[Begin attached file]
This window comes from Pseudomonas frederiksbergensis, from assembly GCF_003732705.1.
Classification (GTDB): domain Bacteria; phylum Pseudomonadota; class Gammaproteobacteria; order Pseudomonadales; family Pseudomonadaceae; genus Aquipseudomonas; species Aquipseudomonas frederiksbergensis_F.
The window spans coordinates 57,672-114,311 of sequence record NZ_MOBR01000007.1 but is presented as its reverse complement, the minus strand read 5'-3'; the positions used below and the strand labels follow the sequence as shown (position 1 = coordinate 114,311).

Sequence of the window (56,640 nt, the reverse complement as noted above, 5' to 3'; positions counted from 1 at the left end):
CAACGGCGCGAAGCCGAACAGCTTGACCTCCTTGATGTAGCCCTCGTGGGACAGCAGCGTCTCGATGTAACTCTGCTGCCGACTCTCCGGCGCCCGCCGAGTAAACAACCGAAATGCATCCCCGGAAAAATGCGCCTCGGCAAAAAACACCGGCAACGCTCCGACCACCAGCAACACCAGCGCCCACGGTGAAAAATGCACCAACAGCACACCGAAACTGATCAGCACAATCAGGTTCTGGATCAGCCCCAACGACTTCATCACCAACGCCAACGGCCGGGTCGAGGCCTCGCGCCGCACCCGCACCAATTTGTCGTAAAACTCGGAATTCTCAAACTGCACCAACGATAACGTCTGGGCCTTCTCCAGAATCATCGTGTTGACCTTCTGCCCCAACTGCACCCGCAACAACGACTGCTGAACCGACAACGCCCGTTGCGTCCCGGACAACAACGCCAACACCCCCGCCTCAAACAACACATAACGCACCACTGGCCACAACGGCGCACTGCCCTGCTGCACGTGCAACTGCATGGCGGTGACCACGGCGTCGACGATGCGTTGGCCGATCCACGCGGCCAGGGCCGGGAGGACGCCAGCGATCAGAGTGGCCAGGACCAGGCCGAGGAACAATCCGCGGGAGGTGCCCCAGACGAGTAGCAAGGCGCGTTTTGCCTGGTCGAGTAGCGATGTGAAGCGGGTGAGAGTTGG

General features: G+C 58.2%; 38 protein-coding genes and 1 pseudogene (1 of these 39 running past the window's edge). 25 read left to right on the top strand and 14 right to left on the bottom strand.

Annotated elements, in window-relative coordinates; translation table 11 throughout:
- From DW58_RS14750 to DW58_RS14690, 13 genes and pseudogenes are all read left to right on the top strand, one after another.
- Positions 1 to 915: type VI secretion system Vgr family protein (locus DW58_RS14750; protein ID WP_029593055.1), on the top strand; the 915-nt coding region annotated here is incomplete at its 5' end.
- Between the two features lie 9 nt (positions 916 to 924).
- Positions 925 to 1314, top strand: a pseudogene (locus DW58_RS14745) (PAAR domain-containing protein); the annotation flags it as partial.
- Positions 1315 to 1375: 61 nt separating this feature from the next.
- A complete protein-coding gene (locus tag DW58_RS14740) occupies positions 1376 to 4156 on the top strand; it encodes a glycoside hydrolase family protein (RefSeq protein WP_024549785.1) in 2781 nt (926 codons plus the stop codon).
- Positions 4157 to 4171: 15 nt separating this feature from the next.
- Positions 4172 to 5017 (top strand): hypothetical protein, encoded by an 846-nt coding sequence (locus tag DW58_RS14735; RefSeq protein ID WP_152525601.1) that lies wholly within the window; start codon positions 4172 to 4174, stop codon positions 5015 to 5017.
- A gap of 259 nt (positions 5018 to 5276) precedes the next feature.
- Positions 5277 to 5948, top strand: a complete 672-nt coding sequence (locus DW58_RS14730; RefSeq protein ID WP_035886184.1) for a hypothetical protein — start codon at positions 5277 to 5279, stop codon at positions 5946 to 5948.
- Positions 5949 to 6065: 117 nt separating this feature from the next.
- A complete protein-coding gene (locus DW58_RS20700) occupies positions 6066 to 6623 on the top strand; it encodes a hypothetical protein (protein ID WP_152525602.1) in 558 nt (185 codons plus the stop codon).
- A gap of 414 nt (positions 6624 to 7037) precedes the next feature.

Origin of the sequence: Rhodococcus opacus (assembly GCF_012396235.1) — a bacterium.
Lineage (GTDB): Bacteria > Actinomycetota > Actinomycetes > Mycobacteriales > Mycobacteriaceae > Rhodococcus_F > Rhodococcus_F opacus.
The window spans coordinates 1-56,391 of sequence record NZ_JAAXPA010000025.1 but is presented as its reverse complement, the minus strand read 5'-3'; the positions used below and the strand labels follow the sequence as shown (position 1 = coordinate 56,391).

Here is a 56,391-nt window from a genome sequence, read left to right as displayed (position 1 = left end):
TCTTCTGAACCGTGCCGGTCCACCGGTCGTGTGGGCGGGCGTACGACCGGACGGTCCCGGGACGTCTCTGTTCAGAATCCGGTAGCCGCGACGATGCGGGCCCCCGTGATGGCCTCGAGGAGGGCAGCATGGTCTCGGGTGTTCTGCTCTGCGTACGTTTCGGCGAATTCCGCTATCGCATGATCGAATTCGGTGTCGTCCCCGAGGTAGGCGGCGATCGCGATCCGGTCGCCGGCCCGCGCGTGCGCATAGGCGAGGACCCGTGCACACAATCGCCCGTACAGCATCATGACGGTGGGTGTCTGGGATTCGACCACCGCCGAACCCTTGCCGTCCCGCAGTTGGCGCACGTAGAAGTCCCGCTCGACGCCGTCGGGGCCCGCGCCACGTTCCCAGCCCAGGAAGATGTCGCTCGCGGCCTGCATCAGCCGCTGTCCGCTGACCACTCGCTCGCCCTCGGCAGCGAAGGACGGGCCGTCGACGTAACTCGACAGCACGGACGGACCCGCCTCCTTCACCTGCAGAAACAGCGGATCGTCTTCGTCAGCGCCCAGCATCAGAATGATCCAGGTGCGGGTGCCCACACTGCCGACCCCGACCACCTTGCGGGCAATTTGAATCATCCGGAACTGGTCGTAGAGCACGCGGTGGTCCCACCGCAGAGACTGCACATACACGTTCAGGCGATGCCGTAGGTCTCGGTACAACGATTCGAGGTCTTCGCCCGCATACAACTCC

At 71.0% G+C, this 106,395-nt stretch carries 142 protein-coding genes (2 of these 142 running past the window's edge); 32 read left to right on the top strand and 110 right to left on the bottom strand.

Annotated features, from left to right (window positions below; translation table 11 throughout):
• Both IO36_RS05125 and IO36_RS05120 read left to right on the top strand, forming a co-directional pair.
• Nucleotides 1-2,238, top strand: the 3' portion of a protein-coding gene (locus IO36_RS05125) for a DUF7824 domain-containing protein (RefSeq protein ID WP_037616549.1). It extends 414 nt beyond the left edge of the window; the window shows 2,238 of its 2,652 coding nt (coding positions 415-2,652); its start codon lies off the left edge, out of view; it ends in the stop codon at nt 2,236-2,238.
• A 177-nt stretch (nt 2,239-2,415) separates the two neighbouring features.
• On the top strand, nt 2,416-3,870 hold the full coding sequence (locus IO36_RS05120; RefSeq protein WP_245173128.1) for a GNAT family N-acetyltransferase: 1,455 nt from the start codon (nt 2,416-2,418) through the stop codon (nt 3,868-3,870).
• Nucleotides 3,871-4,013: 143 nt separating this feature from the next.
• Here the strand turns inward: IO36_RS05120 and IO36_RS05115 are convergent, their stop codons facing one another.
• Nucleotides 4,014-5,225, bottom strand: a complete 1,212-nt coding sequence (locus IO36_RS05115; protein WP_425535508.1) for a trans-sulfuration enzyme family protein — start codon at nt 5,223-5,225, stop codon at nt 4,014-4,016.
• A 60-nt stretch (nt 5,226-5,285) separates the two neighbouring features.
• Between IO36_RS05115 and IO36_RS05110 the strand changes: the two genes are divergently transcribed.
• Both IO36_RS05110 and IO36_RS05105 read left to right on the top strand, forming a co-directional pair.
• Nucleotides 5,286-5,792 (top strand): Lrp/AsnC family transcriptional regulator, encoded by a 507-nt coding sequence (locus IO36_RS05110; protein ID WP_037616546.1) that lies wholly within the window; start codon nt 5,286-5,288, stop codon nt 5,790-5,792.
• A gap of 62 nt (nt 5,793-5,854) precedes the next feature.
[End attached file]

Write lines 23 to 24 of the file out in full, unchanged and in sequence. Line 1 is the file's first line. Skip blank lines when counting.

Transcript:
The window spans coordinates 1-56,391 of sequence record NZ_JAAXPA010000025.1 but is presented as its reverse complement, the minus strand read 5'-3'; the positions used below and the strand labels follow the sequence as shown (position 1 = coordinate 56,391).

Here is a 56,391-nt window from a genome sequence, read left to right as displayed (position 1 = left end):